Automatic Identification of Relevant Concepts in Scientific Publications

Type: 
Seminar
Audience: 
Open to the Public
Building: 
Nador u. 15
Room: 
106
Thursday, April 27, 2017 - 2:00pm
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Date: 
Thursday, April 27, 2017 - 2:00pm to 3:30pm

ABSTRACT | Recently, scientists have devoted many efforts to study the organization and evolution of science by leveraging the textual information contained in scientific documents such as: keywords and terms extracted from title/abstract. However, only few studies focus on the analysis of the core of a document, i.e., its body. The access to the whole text of documents allows to study, instead, the organization of scientific knowledge using networks of similarity between articles based on their whole content.

In this talk, I will use the concepts extracted from the documents/articles available within the ScienceWISE platform to build the network of similarity between them. However, such network possesses a remarkably high link density (36%). As a consequence, attempts of associating groups of documents (communities) to a given topic are of limited success. The reason is that not all the concepts are equally informative and thus equally useful to discriminate the articles. The presence of “generic concepts” gives rise to spurious similarities responsible for a large amount of connections in the system.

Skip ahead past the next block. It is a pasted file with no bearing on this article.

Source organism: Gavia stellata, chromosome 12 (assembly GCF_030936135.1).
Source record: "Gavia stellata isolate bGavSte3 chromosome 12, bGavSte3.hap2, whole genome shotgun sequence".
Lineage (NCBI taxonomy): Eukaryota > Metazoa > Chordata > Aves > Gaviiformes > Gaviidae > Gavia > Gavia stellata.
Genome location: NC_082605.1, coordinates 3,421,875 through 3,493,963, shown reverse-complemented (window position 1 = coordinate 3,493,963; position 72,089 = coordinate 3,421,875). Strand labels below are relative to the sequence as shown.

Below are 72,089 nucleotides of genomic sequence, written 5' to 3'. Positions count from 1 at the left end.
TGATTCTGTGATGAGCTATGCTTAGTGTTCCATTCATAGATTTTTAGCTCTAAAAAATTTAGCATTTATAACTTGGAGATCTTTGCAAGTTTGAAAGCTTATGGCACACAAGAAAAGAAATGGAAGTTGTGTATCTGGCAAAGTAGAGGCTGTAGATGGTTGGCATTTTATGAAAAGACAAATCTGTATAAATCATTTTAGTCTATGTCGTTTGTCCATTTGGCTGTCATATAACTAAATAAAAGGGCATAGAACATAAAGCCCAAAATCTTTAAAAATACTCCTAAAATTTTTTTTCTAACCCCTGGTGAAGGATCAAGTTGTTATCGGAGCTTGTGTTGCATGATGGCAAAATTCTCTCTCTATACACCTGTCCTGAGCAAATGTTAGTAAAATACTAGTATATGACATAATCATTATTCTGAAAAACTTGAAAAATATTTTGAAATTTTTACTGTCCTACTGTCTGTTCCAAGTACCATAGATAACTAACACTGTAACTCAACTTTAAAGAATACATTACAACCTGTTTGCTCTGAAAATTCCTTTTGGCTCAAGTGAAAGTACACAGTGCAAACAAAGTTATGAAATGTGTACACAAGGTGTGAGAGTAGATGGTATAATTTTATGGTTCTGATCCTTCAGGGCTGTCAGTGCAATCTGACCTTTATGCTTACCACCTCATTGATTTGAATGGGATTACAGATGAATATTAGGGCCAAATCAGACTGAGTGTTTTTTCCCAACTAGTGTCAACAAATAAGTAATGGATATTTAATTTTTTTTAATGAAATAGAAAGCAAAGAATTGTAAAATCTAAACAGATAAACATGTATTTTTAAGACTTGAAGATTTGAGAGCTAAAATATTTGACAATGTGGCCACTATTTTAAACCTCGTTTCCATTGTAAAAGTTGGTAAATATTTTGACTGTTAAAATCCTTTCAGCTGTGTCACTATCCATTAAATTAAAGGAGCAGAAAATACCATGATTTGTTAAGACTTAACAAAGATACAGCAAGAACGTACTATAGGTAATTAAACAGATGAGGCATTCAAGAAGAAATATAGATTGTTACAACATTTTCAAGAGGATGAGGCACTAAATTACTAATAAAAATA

To get rid of such concepts, I will introduce a method to gauge their relevance according to an information-theoretic approach. The significance of a concept $c$ is encoded by the distance between its maximum entropy, $S_{\max}$, and the observed one, $S_c$. After removing concepts having an entropy within a certain distance from the maximum, I rebuild the similarity network and analyze its community structure (topics). The consequences of pruning concepts are twofold: the number of links decreases, as well as the noise present in the strength of similarities between articles. Hence, the filtered network displays a more well-defined community structure, where each community contains articles related to a specific topic. Finally, the method can be applied to any kind of documents, and works also in a coarse-grained mode since it is able to identify the relevant concepts for a certain collection of documents, allowing the study of a documents corpus at different scales.

BIO | Alessio Cardillo is currently postdoc research fellow at the École Polytechnique Fédérale de Lausanne (EPFL) in Switzerland. After obtaining his MSc in Physics at University of Catania (Italy), he moved to Zaragoza (Spain) for his PhD. His research interests focus on the analysis of the structure of networked systems, like: urban mobility and street patterns, scientific collaborations, collections of documents and multiplex networks. He is also interested in the emergence of collective behaviours like cooperation or synchronization by means of coevolutionary dynamics.